The 2015 “Link Tax” legislation is Spain imposed a copyright fee for showing snippets of content created by newspapers. Similar regulations are being considered on the European level.
Silvia Majó-Vásquez, of the University of Oxford, Ana S. Cardenal, of the Universitat Oberta de Catalunya, and Sandra González-Bailón, of the University of Pennsylvania, examined the impact of this intervention. The researchers analyzed data from Alexa Internet’s traffic rankings and comScore audience measurement statistics, tracking news consumption behaviour before and after the tax came into effect.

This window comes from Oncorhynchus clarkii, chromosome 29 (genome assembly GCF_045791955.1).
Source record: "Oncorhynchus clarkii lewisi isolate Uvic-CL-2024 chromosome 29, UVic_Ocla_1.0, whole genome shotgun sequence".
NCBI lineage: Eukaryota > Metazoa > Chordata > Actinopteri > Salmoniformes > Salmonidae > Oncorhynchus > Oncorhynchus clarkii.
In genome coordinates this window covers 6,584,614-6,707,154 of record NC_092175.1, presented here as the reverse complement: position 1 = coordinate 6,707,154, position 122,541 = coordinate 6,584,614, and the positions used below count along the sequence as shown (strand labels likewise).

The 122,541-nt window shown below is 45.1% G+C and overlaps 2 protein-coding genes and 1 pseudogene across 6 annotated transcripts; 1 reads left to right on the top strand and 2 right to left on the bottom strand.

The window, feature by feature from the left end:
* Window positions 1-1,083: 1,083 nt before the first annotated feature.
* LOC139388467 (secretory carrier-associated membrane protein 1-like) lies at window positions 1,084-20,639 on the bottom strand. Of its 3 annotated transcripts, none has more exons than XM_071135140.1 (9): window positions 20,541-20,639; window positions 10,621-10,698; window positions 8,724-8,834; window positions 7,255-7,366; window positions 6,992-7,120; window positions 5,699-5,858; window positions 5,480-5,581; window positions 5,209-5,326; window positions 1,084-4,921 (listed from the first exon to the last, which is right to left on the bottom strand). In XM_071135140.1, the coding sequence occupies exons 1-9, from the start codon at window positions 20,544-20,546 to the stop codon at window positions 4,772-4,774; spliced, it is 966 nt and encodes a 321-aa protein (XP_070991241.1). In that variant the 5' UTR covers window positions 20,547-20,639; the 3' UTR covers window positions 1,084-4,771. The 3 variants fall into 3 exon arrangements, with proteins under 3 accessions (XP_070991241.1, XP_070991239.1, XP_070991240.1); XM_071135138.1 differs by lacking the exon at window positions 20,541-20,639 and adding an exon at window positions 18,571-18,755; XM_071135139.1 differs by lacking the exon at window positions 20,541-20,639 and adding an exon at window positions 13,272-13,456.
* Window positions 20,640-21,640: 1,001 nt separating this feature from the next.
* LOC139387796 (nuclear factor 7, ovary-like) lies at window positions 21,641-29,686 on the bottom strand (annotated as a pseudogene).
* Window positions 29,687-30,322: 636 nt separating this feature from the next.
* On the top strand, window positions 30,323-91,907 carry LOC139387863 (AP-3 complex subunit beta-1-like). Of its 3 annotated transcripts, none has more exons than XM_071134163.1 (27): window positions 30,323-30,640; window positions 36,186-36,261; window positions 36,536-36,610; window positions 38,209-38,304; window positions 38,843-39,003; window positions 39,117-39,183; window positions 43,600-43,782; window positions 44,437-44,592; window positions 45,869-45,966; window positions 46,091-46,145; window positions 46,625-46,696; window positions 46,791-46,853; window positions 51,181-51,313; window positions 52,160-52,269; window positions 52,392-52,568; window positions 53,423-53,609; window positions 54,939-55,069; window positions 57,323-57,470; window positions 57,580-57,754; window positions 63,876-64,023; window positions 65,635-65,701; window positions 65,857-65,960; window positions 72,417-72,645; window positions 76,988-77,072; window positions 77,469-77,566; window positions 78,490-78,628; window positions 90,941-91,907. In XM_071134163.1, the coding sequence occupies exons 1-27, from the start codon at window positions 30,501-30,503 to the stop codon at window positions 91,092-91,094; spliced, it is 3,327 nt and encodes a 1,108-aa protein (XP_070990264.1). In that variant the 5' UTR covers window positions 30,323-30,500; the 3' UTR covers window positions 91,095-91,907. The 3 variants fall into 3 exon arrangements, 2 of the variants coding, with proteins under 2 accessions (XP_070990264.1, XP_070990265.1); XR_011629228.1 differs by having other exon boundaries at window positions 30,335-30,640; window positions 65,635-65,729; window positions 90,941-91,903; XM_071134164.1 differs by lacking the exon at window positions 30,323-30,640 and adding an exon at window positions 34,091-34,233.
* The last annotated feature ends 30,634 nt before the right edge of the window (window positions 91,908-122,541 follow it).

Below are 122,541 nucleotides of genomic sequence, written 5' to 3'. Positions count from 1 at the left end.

The law seems to have no clear impact on reach. However, the researchers found an increase in the fragmentation of news consumption.
“The structure of the audience overlap network becomes sparser and more fragmented over time”, the researchers state. This means that news sites share less audience, becoming more differentiated in who consumes their sites. Still, links and social media referrals only amount to a small fraction of the total number of sources to news sites, the authors note.
The article “Digital News Consumption and Copyright Intervention” was published in the Journal of Computer-Mediated Communication and is available online (free abstract).
Picture: untitled by PIRO4D, license CC0 1.0